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Monday, 26 March 2012

Do Stocks Always Outperform (in the Long Run)?

The equity risk premium isn't a reliable forecasting tool
Funny Futures

The equity premium puzzle is one of the longest standing anomalies in finance: the finding that stockmarket investing outperforms other types of investment by a significant amount. Generally you’d expect the price of shares to rise until this advantage was cancelled out, but this hasn’t happened and has made quite a lot of futurologists look rather silly.

It turns out, though, that the equity premium puzzle may be even more puzzling than it first appears. Basically researchers aren’t exactly sure how large it is, or even if it exists at all. So is the idea that stocks always outperform other investments in the long run just another market myth used to cajole unwary investors into parting with their hard-earned cash?

Witless Aversion

The puzzle was first noted by Rajnish Mehra and Edward Prescott in 1985. They pointed out that:
“Historically the average return on equity has far exceeded the average return on short-term virtually default-free debt. Over the ninety-year period 1889-1978 the average real annual yield on the Standard and Poor 500 Index was seven percent, while the average yield on short-term debt was less than one percent”.
The value they arrived at is disputed, as we'll see below, but the general problem was that if standard conditions of competition between asset classes apply then this kind of premium doesn’t make any sense. If the risk-free asset – a government bond – is returning 1% then you’d expect equity returns to fall to the same level plus a bit of extra return for the additional risk. In order for stocks to return 6% more than the risk free asset then investors need to be incredibly risk adverse – essentially scared witless – about the possibility of losing their money. This, reckon most observers, is implausible.

The Importance of the Equity Premium

Now this 6% premium and 7% inflation adjusted return is why most investing advice pushes the ideas of stocks over less risky assets such as bonds and cash. Equities are more volatile – that is, their prices vary much more – but over the long-run a 6% premium builds up to an enormous difference in the terminal value of your investments. So we’ve gravitated to a default position that younger people with time to run to retirement should invest mainly in stocks and that they should do so with an eye for the long-term, because this smoothes out the volatility.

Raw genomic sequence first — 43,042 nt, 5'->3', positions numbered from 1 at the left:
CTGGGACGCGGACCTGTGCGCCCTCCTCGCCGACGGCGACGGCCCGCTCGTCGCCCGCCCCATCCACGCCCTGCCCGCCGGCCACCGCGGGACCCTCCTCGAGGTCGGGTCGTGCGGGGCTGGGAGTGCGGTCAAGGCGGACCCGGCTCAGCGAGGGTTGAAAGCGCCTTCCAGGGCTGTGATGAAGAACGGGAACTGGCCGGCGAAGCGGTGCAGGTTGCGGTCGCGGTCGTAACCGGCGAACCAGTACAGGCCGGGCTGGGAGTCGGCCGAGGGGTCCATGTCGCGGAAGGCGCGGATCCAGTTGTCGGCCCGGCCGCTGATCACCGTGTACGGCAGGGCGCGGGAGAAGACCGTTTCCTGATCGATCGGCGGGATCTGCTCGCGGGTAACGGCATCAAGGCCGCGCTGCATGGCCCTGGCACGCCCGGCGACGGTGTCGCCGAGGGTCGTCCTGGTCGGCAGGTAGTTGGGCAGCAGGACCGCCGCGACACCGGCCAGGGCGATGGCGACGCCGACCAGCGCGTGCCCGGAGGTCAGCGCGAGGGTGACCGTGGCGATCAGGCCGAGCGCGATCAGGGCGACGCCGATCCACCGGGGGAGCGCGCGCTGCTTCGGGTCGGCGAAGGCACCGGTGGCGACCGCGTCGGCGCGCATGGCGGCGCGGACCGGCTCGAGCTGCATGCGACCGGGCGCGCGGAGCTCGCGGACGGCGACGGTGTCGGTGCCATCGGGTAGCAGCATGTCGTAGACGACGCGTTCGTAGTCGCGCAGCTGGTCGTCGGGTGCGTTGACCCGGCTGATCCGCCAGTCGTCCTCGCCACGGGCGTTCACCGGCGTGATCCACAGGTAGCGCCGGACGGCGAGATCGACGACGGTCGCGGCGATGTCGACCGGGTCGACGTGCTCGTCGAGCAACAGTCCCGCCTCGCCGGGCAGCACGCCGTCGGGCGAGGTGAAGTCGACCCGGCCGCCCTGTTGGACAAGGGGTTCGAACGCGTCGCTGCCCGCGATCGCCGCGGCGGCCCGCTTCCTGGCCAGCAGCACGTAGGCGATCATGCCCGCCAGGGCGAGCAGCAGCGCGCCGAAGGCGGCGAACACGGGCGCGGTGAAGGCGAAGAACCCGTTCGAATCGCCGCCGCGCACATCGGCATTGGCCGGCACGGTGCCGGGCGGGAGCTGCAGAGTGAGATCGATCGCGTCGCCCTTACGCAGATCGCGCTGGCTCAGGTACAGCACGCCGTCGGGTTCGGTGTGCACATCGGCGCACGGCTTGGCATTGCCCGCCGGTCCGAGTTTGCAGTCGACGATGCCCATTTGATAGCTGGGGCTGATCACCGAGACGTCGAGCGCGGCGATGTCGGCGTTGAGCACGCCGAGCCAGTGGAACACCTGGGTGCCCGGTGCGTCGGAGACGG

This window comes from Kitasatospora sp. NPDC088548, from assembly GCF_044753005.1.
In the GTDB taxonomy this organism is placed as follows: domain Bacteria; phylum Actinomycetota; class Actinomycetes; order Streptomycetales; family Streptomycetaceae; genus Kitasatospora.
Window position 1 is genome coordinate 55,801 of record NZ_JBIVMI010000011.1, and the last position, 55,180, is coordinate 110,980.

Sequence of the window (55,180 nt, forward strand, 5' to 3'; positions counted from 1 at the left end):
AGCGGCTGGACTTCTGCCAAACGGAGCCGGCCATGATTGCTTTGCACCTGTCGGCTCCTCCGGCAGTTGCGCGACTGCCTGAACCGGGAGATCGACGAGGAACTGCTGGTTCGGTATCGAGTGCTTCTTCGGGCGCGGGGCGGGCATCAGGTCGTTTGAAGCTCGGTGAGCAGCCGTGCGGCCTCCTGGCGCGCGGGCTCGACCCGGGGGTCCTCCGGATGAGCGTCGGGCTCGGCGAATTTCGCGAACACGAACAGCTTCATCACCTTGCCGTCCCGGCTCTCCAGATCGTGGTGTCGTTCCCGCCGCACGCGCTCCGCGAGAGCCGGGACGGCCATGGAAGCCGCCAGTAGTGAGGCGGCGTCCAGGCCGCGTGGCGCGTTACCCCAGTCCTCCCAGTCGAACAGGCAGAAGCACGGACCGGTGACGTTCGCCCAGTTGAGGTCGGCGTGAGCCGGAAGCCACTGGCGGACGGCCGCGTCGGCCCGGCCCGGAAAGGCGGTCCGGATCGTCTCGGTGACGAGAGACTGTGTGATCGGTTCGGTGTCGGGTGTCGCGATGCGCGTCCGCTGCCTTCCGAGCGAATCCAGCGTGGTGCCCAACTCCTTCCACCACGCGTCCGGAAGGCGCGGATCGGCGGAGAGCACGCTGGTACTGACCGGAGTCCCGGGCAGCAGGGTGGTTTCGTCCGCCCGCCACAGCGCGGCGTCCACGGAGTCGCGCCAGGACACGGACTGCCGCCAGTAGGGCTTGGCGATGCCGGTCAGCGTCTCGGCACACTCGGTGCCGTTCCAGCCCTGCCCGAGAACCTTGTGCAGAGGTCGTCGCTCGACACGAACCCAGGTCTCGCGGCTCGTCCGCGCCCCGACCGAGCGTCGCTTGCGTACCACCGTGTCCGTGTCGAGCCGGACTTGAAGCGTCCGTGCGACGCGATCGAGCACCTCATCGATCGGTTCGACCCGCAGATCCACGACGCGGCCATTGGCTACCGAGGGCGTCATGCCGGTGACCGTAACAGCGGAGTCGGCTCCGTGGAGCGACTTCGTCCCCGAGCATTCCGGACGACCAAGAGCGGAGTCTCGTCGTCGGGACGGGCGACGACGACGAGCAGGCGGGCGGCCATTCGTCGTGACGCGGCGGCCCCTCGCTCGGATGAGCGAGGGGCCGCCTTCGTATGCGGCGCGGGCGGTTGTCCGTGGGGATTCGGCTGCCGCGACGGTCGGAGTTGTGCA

Dig hard enough into most financial schemes and you’ll find something that looks suspiciously like the standard equity risk premium. This is inevitable, because investment managers need to make assumptions about future returns in order to manage their asset allocation. Unfortunately if these turn out to be over-optimistic then you end up with huge pension deficits or massively underperforming endowments or social security schemes you can’t afford.

Behavioral Myopia

The behavioral explanations for the equity risk premium rely on myopic loss aversion, the concept that people have incredibly short time horizons for tolerating losses. Benartzi and Thaler calculated that if investors checked their portfolio values more frequently than once a year and sold as a result of temporary losses then this alone could explain the high level of the premium: in this view the equity risk premium is caused by investors narrowly framing their investment time horizons.

Follow up research on this by David Fielding and Livio Stracca suggested that myopic loss aversion requires even shorter timescales than might be expected, to the point where it’s not a plausible explanation for the equity risk premium on its own. Instead they propose that the main driver is disappointment aversion – the feeling aroused when an outcome is less good than you might have wished, regardless of your buying price. You’re disappointed when you make a loss on an investment, but you can also be disappointed when you expect to make 7% a year over a decade and only manage 2%. Disappointment aversion doesn’t require a fixed anchor of a buying price, but can move around dependent on your expectations.

Disappointment aversion also seems to work over quite long timeframes – up to ten years – so that if expected returns on equities are good but fall below what people expect then they will experience aversion – and desert the stockmarket. Combined with myopic loss aversion this offers an explanation for the historically high equity risk premium, and also offers the skeleton of an explanation for why cyclical bear markets can last unfeasibly long times.

A Long Flavour

This is far from the only explanation, however, and Aswath Damodaran’s recently updated paper on Equity Risk Premiums (ERP): Determinants, Estimation and Implications gives a flavour of the problems – a 95 page flavour. As he points out, the equity premium is a critical factor for individuals in determining how much they set aside for their retirement savings: